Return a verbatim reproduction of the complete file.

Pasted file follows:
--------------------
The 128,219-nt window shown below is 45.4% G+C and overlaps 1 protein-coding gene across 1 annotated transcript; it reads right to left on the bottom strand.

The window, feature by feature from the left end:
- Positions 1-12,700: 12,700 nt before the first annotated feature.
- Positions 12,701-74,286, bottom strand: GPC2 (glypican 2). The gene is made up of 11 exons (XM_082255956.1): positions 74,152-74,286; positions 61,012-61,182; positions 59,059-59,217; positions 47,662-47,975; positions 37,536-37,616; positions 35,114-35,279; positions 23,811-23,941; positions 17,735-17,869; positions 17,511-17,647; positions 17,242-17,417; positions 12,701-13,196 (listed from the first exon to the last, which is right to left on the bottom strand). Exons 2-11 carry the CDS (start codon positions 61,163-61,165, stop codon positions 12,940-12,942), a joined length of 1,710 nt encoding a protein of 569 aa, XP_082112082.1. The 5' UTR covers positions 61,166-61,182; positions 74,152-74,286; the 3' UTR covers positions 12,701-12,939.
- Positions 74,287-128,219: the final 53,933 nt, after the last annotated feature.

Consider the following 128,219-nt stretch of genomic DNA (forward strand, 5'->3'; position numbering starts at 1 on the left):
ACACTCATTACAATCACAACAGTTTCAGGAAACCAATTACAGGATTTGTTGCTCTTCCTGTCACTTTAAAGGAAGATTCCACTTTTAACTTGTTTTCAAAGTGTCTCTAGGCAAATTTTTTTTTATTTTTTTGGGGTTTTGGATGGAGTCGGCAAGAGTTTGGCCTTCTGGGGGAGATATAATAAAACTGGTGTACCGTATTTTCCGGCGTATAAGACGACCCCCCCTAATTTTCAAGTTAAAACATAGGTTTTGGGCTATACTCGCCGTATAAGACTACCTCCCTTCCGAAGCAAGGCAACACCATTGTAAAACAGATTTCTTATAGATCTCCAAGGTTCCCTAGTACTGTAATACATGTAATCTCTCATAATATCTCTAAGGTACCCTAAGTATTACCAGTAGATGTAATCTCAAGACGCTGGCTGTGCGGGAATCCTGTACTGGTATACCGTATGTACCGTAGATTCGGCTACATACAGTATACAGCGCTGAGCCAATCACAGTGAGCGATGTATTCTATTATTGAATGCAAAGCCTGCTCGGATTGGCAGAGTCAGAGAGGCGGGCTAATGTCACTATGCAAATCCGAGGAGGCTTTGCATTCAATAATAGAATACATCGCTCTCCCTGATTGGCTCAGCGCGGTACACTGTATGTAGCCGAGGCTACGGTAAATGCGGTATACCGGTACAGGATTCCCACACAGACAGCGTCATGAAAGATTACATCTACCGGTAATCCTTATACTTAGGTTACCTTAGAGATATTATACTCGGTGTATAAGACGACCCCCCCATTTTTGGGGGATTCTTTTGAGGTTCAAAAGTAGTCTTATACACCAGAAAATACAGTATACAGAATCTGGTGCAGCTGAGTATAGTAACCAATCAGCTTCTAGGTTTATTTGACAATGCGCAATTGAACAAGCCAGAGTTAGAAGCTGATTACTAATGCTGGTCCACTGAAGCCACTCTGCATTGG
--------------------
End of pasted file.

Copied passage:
The 128,219-nt window shown below is 45.4% G+C and overlaps 1 protein-coding gene across 1 annotated transcript; it reads right to left on the bottom strand.

The window, feature by feature from the left end:
- Positions 1-12,700: 12,700 nt before the first annotated feature.
- Positions 12,701-74,286, bottom strand: GPC2 (glypican 2). The gene is made up of 11 exons (XM_082255956.1): positions 74,152-74,286; positions 61,012-61,182; positions 59,059-59,217; positions 47,662-47,975; positions 37,536-37,616; positions 35,114-35,279; positions 23,811-23,941; positions 17,735-17,869; positions 17,511-17,647; positions 17,242-17,417; positions 12,701-13,196 (listed from the first exon to the last, which is right to left on the bottom strand). Exons 2-11 carry the CDS (start codon positions 61,163-61,165, stop codon positions 12,940-12,942), a joined length of 1,710 nt encoding a protein of 569 aa, XP_082112082.1. The 5' UTR covers positions 61,166-61,182; positions 74,152-74,286; the 3' UTR covers positions 12,701-12,939.
- Positions 74,287-128,219: the final 53,933 nt, after the last annotated feature.

Consider the following 128,219-nt stretch of genomic DNA (forward strand, 5'->3'; position numbering starts at 1 on the left):
ACACTCATTACAATCACAACAGTTTCAGGAAACCAATTACAGGATTTGTTGCTCTTCCTGTCACTTTAAAGGAAGATTCCACTTTTAACTTGTTTTCAAAGTGTCTCTAGGCAAATTTTTTTTTATTTTTTTGGGGTTTTGGATGGAGTCGGCAAGAGTTTGGCCTTCTGGGGGAGATATAATAAAACTGGTGTACCGTATTTTCCGGCGTATAAGACGACCCCCCCTAATTTTCAAGTTAAAACATAGGTTTTGGGCTATACTCGCCGTATAAGACTACCTCCCTTCCGAAGCAAGGCAACACCATTGTAAAACAGATTTCTTATAGATCTCCAAGGTTCCCTAGTACTGTAATACATGTAATCTCTCATAATATCTCTAAGGTACCCTAAGTATTACCAGTAGATGTAATCTCAAGACGCTGGCTGTGCGGGAATCCTGTACTGGTATACCGTATGTACCGTAGATTCGGCTACATACAGTATACAGCGCTGAGCCAATCACAGTGAGCGATGTATTCTATTATTGAATGCAAAGCCTGCTCGGATTGGCAGAGTCAGAGAGGCGGGCTAATGTCACTATGCAAATCCGAGGAGGCTTTGCATTCAATAATAGAATACATCGCTCTCCCTGATTGGCTCAGCGCGGTACACTGTATGTAGCCGAGGCTACGGTAAATGCGGTATACCGGTACAGGATTCCCACACAGACAGCGTCATGAAAGATTACATCTACCGGTAATCCTTATACTTAGGTTACCTTAGAGATATTATACTCGGTGTATAAGACGACCCCCCCATTTTTGGGGGATTCTTTTGAGGTTCAAAAGTAGTCTTATACACCAGAAAATACAGTATACAGAATCTGGTGCAGCTGAGTATAGTAACCAATCAGCTTCTAGGTTTATTTGACAATGCGCAATTGAACAAGCCAGAGTTAGAAGCTGATTACTAATGCTGGTCCACTGAAGCCACTCTGCATTGG